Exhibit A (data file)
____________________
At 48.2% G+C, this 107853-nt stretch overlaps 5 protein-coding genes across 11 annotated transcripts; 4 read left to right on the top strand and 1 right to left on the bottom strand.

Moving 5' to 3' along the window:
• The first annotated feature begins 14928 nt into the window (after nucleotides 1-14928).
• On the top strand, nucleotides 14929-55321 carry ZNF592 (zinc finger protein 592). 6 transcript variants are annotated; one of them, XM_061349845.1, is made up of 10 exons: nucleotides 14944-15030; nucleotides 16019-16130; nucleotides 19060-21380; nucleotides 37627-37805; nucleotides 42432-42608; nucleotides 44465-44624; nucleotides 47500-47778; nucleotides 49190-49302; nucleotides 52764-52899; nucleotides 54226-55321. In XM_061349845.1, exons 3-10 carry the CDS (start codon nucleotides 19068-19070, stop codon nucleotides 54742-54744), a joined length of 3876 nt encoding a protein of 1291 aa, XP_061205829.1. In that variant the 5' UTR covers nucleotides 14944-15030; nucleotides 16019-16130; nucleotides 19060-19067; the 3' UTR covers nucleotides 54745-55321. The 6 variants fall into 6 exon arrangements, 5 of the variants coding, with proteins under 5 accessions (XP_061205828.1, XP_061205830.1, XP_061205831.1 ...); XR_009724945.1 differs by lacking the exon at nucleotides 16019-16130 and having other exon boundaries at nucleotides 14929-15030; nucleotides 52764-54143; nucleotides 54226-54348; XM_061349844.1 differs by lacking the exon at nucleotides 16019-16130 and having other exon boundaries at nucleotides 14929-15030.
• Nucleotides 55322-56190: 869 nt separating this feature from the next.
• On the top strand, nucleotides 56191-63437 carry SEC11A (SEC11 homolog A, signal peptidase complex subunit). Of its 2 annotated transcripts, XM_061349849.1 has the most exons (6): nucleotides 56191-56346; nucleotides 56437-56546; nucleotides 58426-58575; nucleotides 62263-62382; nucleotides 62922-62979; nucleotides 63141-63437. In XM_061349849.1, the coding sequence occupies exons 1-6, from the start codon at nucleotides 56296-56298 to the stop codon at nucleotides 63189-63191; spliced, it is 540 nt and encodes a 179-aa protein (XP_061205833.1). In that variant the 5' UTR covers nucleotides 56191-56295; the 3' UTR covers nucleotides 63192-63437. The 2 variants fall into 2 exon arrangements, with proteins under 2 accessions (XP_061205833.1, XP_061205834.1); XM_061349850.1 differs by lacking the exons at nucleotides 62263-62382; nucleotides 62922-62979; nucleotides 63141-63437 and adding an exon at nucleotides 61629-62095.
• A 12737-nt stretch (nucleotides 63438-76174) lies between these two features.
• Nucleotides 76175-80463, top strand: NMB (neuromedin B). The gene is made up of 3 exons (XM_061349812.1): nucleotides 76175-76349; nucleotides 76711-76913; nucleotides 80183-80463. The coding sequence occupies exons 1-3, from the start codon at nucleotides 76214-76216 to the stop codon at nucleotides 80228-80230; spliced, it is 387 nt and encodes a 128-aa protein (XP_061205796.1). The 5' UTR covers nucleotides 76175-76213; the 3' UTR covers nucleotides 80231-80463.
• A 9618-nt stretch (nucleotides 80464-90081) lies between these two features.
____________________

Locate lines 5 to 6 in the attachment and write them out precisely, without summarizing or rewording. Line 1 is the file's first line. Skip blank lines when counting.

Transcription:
• Nucleotides 55322-56190: 869 nt separating this feature from the next.
• On the top strand, nucleotides 56191-63437 carry SEC11A (SEC11 homolog A, signal peptidase complex subunit). Of its 2 annotated transcripts, XM_061349849.1 has the most exons (6): nucleotides 56191-56346; nucleotides 56437-56546; nucleotides 58426-58575; nucleotides 62263-62382; nucleotides 62922-62979; nucleotides 63141-63437. In XM_061349849.1, the coding sequence occupies exons 1-6, from the start codon at nucleotides 56296-56298 to the stop codon at nucleotides 63189-63191; spliced, it is 540 nt and encodes a 179-aa protein (XP_061205833.1). In that variant the 5' UTR covers nucleotides 56191-56295; the 3' UTR covers nucleotides 63192-63437. The 2 variants fall into 2 exon arrangements, with proteins under 2 accessions (XP_061205833.1, XP_061205834.1); XM_061349850.1 differs by lacking the exons at nucleotides 62263-62382; nucleotides 62922-62979; nucleotides 63141-63437 and adding an exon at nucleotides 61629-62095.